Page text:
I wanted a light to provide extra visibility after dark for the Burley I haul my son around in, and after looking at some of the glowire and similar options friends were using on their Burleys, I decided to make a waveguide and bond it to an relatively bright light source - the glowire is pretty bright, but not nearly as bright as an LED through an optic.
Eventually, I settled on a 1" clear acrylic rod from TAP Plastics, and a Superflash clone from PricePoint. Both were inexpensive enough so that if it was a bust, I wouldn't be out too much money.
It actually turned out very nicely and I thought I'd post some quick photos in case anyone else wanted to try something like this. Its kind of like a giant version of the "Angel Eye" headlight ring that you can find in the archives. I can take some more photos if people are interested.
Here's a side view of the light:
Here it is from the front:
I didn't have exposure control on my point and shoot, so I don't have a proper picture from the rear (basically all you would see is a big red dot, and without manual exposure control I didn't think there was a baseline to compare). I can probably setup an MTBR forum standard exposure if people want to see it.
Here's a picture of the acrylic rod after I pulled it from the oven. I built a little "jig" to support most of the rod, but allow the rest to sag from its own weight once the acrylic got soft enough. It took maybe 20 minutes in a ~325 degree oven for it to bend down to around 90 degrees.
I then took a dremel and cut a shallow groove along the circumference of the rod a few inches below the bend, so that some light would be deflected out and be visible from the front and sides. You can see these bright bands on the front and side views.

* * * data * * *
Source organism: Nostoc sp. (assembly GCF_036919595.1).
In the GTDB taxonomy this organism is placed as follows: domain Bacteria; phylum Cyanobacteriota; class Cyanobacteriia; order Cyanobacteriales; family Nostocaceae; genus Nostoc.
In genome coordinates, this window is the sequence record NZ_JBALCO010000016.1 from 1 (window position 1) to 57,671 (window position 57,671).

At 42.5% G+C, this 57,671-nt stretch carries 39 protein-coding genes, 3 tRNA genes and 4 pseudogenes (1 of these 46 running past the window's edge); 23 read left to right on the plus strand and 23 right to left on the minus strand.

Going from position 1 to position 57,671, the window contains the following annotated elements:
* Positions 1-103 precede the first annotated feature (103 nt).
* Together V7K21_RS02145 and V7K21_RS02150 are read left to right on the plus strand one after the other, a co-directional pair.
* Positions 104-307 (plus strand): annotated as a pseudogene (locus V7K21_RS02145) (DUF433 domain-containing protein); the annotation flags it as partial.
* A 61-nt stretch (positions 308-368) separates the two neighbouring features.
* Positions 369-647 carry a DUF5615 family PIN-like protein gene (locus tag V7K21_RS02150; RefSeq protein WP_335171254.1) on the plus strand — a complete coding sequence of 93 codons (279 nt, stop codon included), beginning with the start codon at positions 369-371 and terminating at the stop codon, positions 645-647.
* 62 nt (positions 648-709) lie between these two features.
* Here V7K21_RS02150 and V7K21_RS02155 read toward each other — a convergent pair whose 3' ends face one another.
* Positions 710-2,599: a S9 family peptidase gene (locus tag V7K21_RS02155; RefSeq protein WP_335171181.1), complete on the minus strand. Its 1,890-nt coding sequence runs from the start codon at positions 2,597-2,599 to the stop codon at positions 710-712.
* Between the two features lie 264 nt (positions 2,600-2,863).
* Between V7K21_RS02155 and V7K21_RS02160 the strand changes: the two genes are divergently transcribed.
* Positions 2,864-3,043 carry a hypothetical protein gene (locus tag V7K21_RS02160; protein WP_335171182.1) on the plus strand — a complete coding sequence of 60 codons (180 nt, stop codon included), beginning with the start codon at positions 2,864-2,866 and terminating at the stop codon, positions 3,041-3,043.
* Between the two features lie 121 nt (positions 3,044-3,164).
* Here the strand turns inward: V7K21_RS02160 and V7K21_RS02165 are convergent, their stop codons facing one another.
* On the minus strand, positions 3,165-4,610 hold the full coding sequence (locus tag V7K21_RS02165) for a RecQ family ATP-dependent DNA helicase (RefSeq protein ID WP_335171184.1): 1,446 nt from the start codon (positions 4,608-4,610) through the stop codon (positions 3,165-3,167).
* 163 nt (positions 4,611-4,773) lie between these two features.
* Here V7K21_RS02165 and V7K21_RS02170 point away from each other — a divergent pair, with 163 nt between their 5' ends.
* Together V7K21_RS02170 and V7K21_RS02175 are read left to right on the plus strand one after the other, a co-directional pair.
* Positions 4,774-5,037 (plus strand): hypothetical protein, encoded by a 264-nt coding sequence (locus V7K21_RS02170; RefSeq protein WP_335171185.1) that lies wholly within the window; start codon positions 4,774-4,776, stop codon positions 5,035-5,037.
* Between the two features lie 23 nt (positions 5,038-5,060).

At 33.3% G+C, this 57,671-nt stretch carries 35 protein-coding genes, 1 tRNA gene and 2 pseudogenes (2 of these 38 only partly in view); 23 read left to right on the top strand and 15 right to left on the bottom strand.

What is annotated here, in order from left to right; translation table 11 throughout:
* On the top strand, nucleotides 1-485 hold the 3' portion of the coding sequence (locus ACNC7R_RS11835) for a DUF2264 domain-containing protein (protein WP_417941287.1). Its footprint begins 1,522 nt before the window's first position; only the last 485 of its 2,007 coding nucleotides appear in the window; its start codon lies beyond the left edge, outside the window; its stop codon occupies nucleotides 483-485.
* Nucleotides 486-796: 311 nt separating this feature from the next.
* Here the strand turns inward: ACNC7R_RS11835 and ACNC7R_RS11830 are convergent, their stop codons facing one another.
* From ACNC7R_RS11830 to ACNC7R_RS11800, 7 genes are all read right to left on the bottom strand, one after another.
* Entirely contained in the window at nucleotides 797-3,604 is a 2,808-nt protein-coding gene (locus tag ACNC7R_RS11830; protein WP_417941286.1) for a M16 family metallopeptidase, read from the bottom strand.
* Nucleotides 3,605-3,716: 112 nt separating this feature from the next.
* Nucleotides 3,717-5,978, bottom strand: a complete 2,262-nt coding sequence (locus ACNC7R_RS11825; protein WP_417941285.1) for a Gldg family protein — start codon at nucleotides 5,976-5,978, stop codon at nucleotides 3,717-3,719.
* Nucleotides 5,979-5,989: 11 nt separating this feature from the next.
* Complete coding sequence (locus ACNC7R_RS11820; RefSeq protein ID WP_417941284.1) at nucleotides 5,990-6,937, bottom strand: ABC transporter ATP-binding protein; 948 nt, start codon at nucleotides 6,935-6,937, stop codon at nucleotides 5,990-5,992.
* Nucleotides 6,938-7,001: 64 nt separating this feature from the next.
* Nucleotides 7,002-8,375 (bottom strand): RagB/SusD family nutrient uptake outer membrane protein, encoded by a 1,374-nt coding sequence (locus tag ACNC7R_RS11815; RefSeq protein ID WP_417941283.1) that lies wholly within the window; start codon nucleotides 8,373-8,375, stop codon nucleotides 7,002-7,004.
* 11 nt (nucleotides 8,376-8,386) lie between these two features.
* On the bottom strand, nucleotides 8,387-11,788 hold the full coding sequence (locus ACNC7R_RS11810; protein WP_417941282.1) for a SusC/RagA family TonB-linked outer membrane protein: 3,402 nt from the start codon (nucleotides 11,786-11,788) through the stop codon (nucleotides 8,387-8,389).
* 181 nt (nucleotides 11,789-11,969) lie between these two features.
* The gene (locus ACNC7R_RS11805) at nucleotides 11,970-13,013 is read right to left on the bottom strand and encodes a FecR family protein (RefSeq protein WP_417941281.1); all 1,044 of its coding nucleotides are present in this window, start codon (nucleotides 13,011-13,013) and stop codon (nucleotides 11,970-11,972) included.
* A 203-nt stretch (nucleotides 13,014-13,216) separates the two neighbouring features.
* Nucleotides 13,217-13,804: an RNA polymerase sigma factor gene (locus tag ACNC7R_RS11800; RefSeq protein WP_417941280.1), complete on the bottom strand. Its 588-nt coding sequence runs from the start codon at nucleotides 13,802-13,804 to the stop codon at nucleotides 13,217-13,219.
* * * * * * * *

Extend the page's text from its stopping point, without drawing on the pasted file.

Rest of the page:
I used clear acrylic adhesive from TAP Plastics to bond the waveguide to the front of the blinker, covering up the optic for the main 1/2 watt emitter. It does a pretty good job of catching the light ad directing it along the waveguide.
A little 3M reflective tape in between the bright bands adds some reflective surface in case the red light is drowned out by a headlight.
Figuring a way to mount the light was actually more work than making it. In the end, I just went with some P-clamps mounted to the frame of the Burley with small screws.
I get lots of positive comments about the visibility from bike commuters who ride by - a fellow baby towing parent that I sometimes ride home with from daycare thinks it looks like a giant candy cane. My son gets a kick out of it - I think he's a budding light geek...
syc, that's brilliant! Hope it scares the hell out of any motorist for not knowing what he is approaching.
I don't have a trailer, but I'll bookmark this idea for future abuse. Have you tried with an LED only in a drill hole in the acrylic, before going to this superflash-type light?
Hey, what else do you expect your son to become
Have you tried with an LED only in a drill hole in the acrylic, before going to this superflash-type light?
I thought about it, but with these Sette blinkers going for about $7/each, it seemed a lot easier to buy one of them and not play around with a driver, and working out the enclosure, etc...
But when I was testing out the acrylic rods with a shorter section, I put the emitter into the end of a rod to see how it worked. The issue that comes up is that the rod seems to transmit the beam pattern that enters one end, out the other. So if you have a narrow optic on the emitter and point that into the rod, you seem to get a narrow beam out the other end (taking into account the diffusion from how the rod is cut on each end). If you just put the bare emitter into one end and have an even cut on the exit side, then I think you're going to get the beam pattern of the raw emitter, which is pretty diffuse to begin with. That may or may not be what you want.
I'd like to get my hands on some inexpensive side emitter fiber optic - it would be really handy for some lighting projects.